Oil and Candle
Timeless, Infinite Light
74 pages, 4.5" x 7"
Publication Date: 5 Mar 2016
Gabriel Ojeda-Sague’s Oil and Candle is a short book of rituals, their failures and fallibility but also their power as vessels. Most striking is the persistent presence of a personal voice amid intellectual ideas about poets, race, performativity, and blood. We are introduced to or reminded of specific totems, but not from an arch poetic voice nor a condescending academic one.
Ojeda-Sague writes, “they said I really / should just put it / in the trash which / felt weird to say / the least but I did.” Here, he’s called the botanica to ask how to dispose of his candle nub, having burned it for seven days in his dorm room. He admits to the reader that he’s googled the word for “dispose” before making the call, offering the vulnerability of not-knowing, the humbleness of asking, and the respectful desire to avoid saying “poner el en zafacón.” Don’t overthink it, the advisor at the other end of the line seems to say. The poet invites us to not know with him and to learn. Resisting the “informal” sentence that asks “how do I put it in the trash,” he is told that informality is appropriate after all. The interaction is characterized by kindness, a relief in contrast to the nefarious activities of nations and institutions, by and large.
This episode of prayer candle disposal appears as a middle section of the long poem “Limpias,” which changes shape as it runs its course, in its first pages functioning as a condemnation of the entrenched, neoliberal poet persona. The first poem of the collection, it begins: “there is a coded syndrome / of poets who want blood / who want to present small, found bodies / because they know how to.” Ojeda-Sague’s critique risks displeasing arbiters of taste in poetry, though two counter arguments readily present themselves in response to such a concern: 1. those arbiters might very well be the same poets who are the subject of the critique and 2. the orientation of Timeless, Infinite Light as a small press in alignment with “work that resists structures of oppression, both in form and content” provides an ideal venue for oppositional, fearless poetics. The risk, if any, is well worth undertaking. On the next page, Ojeda-Sague continues: “if you must have the blood, you can’t pretend you dislike it // if you must have the blood, you must also take my plantain chips and my unfortunate life.” The blood, in other words, is not free; it has a cost, and poets who might wish to apply trauma to their work like an egg wash to a pie crust are at best making a mistake. At worst, they are stealing or appropriating the pain of others.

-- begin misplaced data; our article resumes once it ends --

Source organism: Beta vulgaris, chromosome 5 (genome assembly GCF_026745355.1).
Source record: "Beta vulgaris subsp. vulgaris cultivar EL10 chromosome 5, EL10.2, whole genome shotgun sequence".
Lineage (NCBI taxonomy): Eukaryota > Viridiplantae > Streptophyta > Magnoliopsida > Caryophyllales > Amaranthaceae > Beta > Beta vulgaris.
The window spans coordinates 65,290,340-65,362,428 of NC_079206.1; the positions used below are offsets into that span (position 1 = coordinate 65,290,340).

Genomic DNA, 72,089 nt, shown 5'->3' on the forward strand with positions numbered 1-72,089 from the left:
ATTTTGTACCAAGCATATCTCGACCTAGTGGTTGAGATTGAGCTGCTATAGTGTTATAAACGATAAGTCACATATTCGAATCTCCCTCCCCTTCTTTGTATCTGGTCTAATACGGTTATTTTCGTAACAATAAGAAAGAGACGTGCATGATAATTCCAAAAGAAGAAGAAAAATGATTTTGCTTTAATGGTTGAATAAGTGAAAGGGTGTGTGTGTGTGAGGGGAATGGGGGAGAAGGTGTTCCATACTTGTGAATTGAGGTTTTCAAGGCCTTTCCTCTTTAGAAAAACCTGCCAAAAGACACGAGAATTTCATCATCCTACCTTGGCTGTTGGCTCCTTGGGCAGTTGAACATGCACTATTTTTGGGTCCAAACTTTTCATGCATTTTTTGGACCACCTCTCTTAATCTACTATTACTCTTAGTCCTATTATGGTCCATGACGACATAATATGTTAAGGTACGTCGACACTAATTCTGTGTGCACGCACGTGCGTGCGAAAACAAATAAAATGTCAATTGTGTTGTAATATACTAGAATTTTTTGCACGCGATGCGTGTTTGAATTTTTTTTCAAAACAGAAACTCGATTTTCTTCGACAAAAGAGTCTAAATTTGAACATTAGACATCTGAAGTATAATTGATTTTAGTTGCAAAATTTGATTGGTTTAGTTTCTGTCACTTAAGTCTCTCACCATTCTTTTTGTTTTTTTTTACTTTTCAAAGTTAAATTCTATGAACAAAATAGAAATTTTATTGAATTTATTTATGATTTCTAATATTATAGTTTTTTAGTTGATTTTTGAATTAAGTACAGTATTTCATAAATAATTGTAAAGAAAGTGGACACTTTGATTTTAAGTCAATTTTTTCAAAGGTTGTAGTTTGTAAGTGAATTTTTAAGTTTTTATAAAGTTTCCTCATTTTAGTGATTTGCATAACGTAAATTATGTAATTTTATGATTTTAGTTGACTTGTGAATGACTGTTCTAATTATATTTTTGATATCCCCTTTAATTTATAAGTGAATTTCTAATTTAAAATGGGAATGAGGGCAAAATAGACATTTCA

Nearly twenty pages later, near the end of the poem, “the poets are having a contest where they hold up Kleenex soaked with how much blood they can get out of themselves or others” and a white man wins the contest because he is “the first person in the audience to pass out.” In the intervening pages, the poet’s mother and abuela have appeared in reflections on rituals passed down, revised, or abandoned. The poets, in conducting their contest, are attempting to create a new ritual; however, because the ritual is capitalist in nature, built around a notion of “how much […] they can get,” they end up with the same old result. Not only that, but the winner is the first participant to get his revulsion noticed. The white man wins because he is the most visibly affected, an equally apt proxy for the cult of personality in poetry and attention as currency in politics. When the poem ends, Ojeda-Sague is alone in his room “drinking a root beer.”
What does it mean for a ritual to be described as useless? In “Abrecaminos,” a long poem that concludes the collection, the poet provides an introduction that describes “a useless 7 day ritual involving an abrecaminos candle, [and] an ace of wands from the El Gran Tarot deck […] focusing on the intention of opening paths of resistance against warfare.” Is the ritual useless if warfare was not reduced, or if paths were not opened? Ojeda-Sague depicts a shared sense of hopelessness in the face of United States and global military activity, a feeling that causes some individuals to turn their attention to more local arenas. Yet, we are no better equipped to cope with “the dead / latino queer” whose face appears on the local news.
Philadelphia appears in this poem as the poet’s home base, and exists inseparable from its outdated moniker as the city of brotherly love. In it, the poet wonders “how does the body survey / its own impossibility, / starting with war? / how does the Latino convey? / what has him survive?” Philadelphia’s reputation for tough, scrappy attitudes and citywide drink specials belies its past and present as a segregated and often homophobic city. In it, “something isn’t right // progressively, / the city / effects its / violence.” The word “progressively” haunts the page, suggesting that what might seem a mild undercurrent of danger to observant privileged folks is an omnipresent threat to a queer person of color. Ojeda-Sague writes: “ningún trabajo / como desenlazar”; there is no ritual to unlink the city from violence, to unlink the queer Latino from death. Maybe what is most useless is the aspiration of safety in the face of precarity, a notion white people should learn more about.
The poet can be heard reading from Oil and Candle in a 2016 episode of the podcast Poetry Jawns hosted by Emma Sanders, in which he also joyfully discusses his other projects, which often blend vim and mortality, including the forthcoming collection Jazzercise is a Language, due out in 2018 from The Operating System.